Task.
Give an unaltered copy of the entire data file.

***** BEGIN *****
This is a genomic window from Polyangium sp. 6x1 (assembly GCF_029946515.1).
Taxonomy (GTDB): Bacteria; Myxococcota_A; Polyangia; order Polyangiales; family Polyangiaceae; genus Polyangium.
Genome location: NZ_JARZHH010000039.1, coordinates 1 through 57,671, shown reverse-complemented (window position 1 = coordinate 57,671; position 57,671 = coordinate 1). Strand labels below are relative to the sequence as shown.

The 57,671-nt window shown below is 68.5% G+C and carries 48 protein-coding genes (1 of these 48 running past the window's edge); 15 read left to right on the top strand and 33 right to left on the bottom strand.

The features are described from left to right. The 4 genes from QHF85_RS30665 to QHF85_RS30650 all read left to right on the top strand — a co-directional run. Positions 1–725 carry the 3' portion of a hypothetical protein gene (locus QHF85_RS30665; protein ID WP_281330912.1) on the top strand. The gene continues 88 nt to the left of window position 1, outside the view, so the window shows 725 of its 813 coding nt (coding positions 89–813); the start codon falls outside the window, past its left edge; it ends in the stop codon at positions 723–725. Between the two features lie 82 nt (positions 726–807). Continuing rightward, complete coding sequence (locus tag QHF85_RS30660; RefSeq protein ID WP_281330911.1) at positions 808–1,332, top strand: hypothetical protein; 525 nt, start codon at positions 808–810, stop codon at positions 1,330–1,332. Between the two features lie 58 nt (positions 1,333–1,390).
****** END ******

This is a genomic window from Polyangium sp. 6x1 (assembly GCF_029946515.1).
Taxonomy (GTDB): Bacteria; Myxococcota_A; Polyangia; order Polyangiales; family Polyangiaceae; genus Polyangium.
Genome location: NZ_JARZHH010000039.1, coordinates 1 through 57,671, shown reverse-complemented (window position 1 = coordinate 57,671; position 57,671 = coordinate 1). Strand labels below are relative to the sequence as shown.

The 57,671-nt window shown below is 68.5% G+C and carries 48 protein-coding genes (1 of these 48 running past the window's edge); 15 read left to right on the top strand and 33 right to left on the bottom strand.

The features are described from left to right. The 4 genes from QHF85_RS30665 to QHF85_RS30650 all read left to right on the top strand — a co-directional run. Positions 1–725 carry the 3' portion of a hypothetical protein gene (locus QHF85_RS30665; protein ID WP_281330912.1) on the top strand. The gene continues 88 nt to the left of window position 1, outside the view, so the window shows 725 of its 813 coding nt (coding positions 89–813); the start codon falls outside the window, past its left edge; it ends in the stop codon at positions 723–725. Between the two features lie 82 nt (positions 726–807). Continuing rightward, complete coding sequence (locus tag QHF85_RS30660; RefSeq protein ID WP_281330911.1) at positions 808–1,332, top strand: hypothetical protein; 525 nt, start codon at positions 808–810, stop codon at positions 1,330–1,332. Between the two features lie 58 nt (positions 1,333–1,390).